NEWS
By Alec MacGillis and Alec MacGillis,SUN STAFF | February 12, 2003
LEONARDTOWN - Jimmy Breeden, representing the state of Maryland in a disorderly conduct case, paced the hallway in the county courthouse, reviewing his notes before his client's hearing. He looked every part the prosecutor - conservative gray suit, yellow legal pad in hand - except for this: He is 14 years old. Breeden was taking part in St. Mary's County's new teen court, a program that allows first-time juvenile offenders to be sentenced by a jury of their peers, in a real courtroom where everyone from lawyers to bailiffs is a teen-ager.
NEWS
By Lisa Goldberg and Lisa Goldberg,SUN STAFF | July 25, 2001
A teen-ager who was found responsible for a shooting that left an El Salvadoran immigrant paralyzed from the chest down is asking a Howard County judge to approve his transfer from a restrictive state-licensed private school to a residential setting that will give him more freedom. The 18-year-old Ellicott City man's request drew about 20 friends of the victim, Oscar Antonio Lopez-Sanchez, to a hearing in Howard County Circuit Court yesterday and sparked a 200-signature petition that asked Judge Dennis M. Sweeney not to "release [the teen]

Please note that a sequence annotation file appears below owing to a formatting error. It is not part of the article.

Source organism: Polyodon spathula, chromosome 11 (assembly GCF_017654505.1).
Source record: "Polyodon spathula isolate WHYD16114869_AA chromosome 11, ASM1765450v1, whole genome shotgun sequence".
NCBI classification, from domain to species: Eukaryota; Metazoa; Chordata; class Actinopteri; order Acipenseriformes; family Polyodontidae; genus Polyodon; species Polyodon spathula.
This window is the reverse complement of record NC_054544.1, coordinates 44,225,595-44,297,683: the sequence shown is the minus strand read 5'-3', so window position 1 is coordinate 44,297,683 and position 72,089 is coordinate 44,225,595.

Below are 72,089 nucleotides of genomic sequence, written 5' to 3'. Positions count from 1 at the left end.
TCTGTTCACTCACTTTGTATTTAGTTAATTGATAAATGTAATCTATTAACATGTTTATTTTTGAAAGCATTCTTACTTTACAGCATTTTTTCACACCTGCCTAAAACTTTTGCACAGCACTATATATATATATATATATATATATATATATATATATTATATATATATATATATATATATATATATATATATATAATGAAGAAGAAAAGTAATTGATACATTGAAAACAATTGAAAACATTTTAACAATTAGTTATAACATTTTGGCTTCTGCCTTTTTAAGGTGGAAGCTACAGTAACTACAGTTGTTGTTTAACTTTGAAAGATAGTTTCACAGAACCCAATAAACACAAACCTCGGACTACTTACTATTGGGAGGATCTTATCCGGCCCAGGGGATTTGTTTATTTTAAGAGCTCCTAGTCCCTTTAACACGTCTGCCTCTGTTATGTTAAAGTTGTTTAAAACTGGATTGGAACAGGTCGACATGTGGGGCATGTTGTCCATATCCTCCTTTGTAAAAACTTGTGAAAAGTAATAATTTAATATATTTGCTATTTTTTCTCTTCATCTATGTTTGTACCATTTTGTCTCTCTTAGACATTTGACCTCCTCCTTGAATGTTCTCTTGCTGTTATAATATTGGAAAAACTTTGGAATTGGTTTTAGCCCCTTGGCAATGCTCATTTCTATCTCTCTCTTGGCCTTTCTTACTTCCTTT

NEWS
By Tanya Jones and Tanya Jones,SUN STAFF | November 25, 1998
Five years after it started, Leadership Anne Arundel is growing into a behind-the-scenes force in the county, its graduates taking public office and their class projects creating institutions.The Annapolis training program, one of 12 in the state, offers county officials, activists and business people an in-depth view of local programs. Its alumni directory reads like a local Who's Who, listing bank officers next to community activists.Two graduates of the nonprofit program, Pamela G. Beidle and Barbara Samorajczyk, won seats on the County Council in November.